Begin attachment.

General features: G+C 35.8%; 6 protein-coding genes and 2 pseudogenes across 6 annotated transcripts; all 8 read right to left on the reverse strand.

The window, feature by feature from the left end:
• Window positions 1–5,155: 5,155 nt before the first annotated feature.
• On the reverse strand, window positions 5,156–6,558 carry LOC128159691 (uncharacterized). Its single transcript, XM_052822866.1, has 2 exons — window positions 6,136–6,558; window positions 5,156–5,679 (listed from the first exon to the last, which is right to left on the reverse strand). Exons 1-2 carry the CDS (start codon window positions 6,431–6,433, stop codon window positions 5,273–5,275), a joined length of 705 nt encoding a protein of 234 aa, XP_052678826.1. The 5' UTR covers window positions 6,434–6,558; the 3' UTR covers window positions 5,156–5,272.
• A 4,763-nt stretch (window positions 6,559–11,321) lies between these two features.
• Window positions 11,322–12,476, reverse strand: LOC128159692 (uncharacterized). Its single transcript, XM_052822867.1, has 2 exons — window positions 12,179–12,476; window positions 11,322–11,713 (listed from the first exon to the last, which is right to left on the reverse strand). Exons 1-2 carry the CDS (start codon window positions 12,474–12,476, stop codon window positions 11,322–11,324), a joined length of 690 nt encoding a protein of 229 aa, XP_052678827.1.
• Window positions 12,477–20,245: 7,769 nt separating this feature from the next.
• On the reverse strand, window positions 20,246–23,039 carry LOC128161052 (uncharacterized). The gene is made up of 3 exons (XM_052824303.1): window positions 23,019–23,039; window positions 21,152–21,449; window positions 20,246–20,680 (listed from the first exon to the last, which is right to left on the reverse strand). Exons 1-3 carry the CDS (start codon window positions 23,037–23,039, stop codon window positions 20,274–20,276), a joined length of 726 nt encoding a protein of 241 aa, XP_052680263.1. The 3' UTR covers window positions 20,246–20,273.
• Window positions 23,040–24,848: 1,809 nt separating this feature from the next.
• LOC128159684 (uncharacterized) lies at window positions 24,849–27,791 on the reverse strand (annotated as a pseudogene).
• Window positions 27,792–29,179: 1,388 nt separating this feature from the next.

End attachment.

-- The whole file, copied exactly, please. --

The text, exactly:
General features: G+C 35.8%; 6 protein-coding genes and 2 pseudogenes across 6 annotated transcripts; all 8 read right to left on the reverse strand.

The window, feature by feature from the left end:
• Window positions 1–5,155: 5,155 nt before the first annotated feature.
• On the reverse strand, window positions 5,156–6,558 carry LOC128159691 (uncharacterized). Its single transcript, XM_052822866.1, has 2 exons — window positions 6,136–6,558; window positions 5,156–5,679 (listed from the first exon to the last, which is right to left on the reverse strand). Exons 1-2 carry the CDS (start codon window positions 6,431–6,433, stop codon window positions 5,273–5,275), a joined length of 705 nt encoding a protein of 234 aa, XP_052678826.1. The 5' UTR covers window positions 6,434–6,558; the 3' UTR covers window positions 5,156–5,272.
• A 4,763-nt stretch (window positions 6,559–11,321) lies between these two features.
• Window positions 11,322–12,476, reverse strand: LOC128159692 (uncharacterized). Its single transcript, XM_052822867.1, has 2 exons — window positions 12,179–12,476; window positions 11,322–11,713 (listed from the first exon to the last, which is right to left on the reverse strand). Exons 1-2 carry the CDS (start codon window positions 12,474–12,476, stop codon window positions 11,322–11,324), a joined length of 690 nt encoding a protein of 229 aa, XP_052678827.1.
• Window positions 12,477–20,245: 7,769 nt separating this feature from the next.
• On the reverse strand, window positions 20,246–23,039 carry LOC128161052 (uncharacterized). The gene is made up of 3 exons (XM_052824303.1): window positions 23,019–23,039; window positions 21,152–21,449; window positions 20,246–20,680 (listed from the first exon to the last, which is right to left on the reverse strand). Exons 1-3 carry the CDS (start codon window positions 23,037–23,039, stop codon window positions 20,274–20,276), a joined length of 726 nt encoding a protein of 241 aa, XP_052680263.1. The 3' UTR covers window positions 20,246–20,273.
• Window positions 23,040–24,848: 1,809 nt separating this feature from the next.
• LOC128159684 (uncharacterized) lies at window positions 24,849–27,791 on the reverse strand (annotated as a pseudogene).
• Window positions 27,792–29,179: 1,388 nt separating this feature from the next.